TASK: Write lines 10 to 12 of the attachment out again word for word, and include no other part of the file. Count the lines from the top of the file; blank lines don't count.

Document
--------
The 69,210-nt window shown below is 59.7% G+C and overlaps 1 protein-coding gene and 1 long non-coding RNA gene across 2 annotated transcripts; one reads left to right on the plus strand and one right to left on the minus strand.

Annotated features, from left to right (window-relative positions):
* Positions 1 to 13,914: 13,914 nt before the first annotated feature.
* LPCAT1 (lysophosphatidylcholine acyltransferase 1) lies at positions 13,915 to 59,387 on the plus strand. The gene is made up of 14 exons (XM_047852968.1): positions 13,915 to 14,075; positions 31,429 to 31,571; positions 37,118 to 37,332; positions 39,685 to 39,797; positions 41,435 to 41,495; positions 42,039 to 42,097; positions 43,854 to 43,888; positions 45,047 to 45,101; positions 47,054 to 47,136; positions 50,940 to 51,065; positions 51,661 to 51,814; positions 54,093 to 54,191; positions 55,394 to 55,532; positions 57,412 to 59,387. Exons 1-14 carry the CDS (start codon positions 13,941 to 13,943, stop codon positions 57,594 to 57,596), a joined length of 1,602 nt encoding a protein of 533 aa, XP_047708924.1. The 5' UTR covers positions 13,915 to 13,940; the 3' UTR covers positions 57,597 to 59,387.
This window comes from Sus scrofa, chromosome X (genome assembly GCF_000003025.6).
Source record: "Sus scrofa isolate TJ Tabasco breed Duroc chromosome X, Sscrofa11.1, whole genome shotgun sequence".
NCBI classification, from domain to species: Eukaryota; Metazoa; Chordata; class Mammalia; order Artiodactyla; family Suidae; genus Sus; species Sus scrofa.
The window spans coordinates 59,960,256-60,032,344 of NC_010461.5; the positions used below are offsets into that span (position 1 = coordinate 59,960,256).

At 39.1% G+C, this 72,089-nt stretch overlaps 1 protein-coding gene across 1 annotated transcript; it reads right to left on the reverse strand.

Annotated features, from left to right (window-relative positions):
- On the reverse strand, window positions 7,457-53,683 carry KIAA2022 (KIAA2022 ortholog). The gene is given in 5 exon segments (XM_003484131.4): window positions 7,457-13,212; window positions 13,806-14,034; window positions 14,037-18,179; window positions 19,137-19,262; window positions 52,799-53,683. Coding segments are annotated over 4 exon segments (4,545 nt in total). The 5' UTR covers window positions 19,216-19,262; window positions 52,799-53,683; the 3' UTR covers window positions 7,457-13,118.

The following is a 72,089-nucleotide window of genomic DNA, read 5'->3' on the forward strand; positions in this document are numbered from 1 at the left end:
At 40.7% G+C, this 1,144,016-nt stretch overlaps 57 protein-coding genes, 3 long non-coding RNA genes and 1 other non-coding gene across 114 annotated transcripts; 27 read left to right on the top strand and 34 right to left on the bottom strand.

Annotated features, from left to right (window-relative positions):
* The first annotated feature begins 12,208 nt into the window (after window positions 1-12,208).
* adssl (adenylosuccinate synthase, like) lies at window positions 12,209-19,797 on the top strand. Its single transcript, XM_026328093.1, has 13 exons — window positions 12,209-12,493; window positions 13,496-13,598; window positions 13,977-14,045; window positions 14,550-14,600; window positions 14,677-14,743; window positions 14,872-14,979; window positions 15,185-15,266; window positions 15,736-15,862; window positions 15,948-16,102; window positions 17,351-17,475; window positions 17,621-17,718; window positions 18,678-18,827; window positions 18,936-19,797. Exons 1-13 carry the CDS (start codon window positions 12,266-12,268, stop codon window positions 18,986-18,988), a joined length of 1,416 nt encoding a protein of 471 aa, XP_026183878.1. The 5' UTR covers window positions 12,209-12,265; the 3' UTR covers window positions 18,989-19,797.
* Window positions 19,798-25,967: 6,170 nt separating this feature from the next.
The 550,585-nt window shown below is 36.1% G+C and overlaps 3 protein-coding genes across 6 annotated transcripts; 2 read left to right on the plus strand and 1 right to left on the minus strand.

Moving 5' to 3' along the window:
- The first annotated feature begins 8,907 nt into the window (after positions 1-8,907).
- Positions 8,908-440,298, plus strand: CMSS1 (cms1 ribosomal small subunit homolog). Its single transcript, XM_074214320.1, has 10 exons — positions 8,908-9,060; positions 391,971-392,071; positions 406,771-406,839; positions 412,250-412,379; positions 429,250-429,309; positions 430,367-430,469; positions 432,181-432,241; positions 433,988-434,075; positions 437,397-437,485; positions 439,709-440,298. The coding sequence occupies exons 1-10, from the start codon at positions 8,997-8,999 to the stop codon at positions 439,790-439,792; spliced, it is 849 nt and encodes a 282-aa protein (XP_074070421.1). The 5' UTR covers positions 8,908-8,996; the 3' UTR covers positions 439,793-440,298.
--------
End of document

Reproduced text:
Annotated features, from left to right (window-relative positions):
- On the reverse strand, window positions 7,457-53,683 carry KIAA2022 (KIAA2022 ortholog). The gene is given in 5 exon segments (XM_003484131.4): window positions 7,457-13,212; window positions 13,806-14,034; window positions 14,037-18,179; window positions 19,137-19,262; window positions 52,799-53,683. Coding segments are annotated over 4 exon segments (4,545 nt in total). The 5' UTR covers window positions 19,216-19,262; window positions 52,799-53,683; the 3' UTR covers window positions 7,457-13,118.

The following is a 72,089-nucleotide window of genomic DNA, read 5'->3' on the forward strand; positions in this document are numbered from 1 at the left end: